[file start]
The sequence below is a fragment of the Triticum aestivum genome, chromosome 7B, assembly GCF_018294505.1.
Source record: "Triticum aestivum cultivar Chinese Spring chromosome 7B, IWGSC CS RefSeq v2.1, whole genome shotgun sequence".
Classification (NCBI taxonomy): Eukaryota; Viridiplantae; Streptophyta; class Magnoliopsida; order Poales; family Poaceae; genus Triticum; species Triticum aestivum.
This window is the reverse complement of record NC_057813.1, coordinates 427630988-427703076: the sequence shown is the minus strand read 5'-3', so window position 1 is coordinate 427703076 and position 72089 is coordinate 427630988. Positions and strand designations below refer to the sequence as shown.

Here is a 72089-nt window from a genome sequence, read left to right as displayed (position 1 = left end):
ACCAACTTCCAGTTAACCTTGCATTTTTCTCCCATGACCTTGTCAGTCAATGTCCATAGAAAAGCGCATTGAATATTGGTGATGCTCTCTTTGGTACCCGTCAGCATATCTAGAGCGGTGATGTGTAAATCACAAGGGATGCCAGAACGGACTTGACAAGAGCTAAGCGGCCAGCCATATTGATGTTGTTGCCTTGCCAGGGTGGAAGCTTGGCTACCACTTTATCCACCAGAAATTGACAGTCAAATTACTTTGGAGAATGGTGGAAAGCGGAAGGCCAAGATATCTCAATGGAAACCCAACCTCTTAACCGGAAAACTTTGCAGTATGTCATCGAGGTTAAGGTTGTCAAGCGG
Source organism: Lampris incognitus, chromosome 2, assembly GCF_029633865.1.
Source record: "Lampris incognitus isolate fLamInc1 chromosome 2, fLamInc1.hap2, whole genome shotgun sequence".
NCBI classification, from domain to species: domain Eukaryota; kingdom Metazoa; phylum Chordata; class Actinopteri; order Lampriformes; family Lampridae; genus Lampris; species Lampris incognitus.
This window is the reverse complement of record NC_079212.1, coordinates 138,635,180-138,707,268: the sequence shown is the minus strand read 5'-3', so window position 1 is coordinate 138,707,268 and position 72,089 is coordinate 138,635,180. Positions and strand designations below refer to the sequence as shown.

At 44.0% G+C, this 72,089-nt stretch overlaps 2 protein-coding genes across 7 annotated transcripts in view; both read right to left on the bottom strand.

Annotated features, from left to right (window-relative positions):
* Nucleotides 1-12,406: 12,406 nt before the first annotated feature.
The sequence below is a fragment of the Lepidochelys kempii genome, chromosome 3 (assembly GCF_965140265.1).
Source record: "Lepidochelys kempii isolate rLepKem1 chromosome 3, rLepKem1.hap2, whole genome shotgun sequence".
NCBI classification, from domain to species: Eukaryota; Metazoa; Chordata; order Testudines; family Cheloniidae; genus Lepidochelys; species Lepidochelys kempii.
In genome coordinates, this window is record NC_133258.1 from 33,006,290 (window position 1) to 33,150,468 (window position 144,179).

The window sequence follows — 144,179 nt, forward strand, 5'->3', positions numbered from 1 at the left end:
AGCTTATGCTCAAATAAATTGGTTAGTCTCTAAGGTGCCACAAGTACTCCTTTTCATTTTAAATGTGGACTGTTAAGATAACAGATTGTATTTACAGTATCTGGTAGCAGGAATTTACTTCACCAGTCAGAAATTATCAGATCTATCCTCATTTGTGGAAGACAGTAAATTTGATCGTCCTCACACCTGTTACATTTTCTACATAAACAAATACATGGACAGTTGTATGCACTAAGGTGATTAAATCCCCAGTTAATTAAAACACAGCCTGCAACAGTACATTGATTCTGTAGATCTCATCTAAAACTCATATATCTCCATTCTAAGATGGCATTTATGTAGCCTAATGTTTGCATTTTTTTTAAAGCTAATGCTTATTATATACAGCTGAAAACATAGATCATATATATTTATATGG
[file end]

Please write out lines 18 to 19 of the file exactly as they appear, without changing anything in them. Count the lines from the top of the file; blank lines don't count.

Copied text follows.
The window sequence follows — 144,179 nt, forward strand, 5'->3', positions numbered from 1 at the left end:
AGCTTATGCTCAAATAAATTGGTTAGTCTCTAAGGTGCCACAAGTACTCCTTTTCATTTTAAATGTGGACTGTTAAGATAACAGATTGTATTTACAGTATCTGGTAGCAGGAATTTACTTCACCAGTCAGAAATTATCAGATCTATCCTCATTTGTGGAAGACAGTAAATTTGATCGTCCTCACACCTGTTACATTTTCTACATAAACAAATACATGGACAGTTGTATGCACTAAGGTGATTAAATCCCCAGTTAATTAAAACACAGCCTGCAACAGTACATTGATTCTGTAGATCTCATCTAAAACTCATATATCTCCATTCTAAGATGGCATTTATGTAGCCTAATGTTTGCATTTTTTTTAAAGCTAATGCTTATTATATACAGCTGAAAACATAGATCATATATATTTATATGG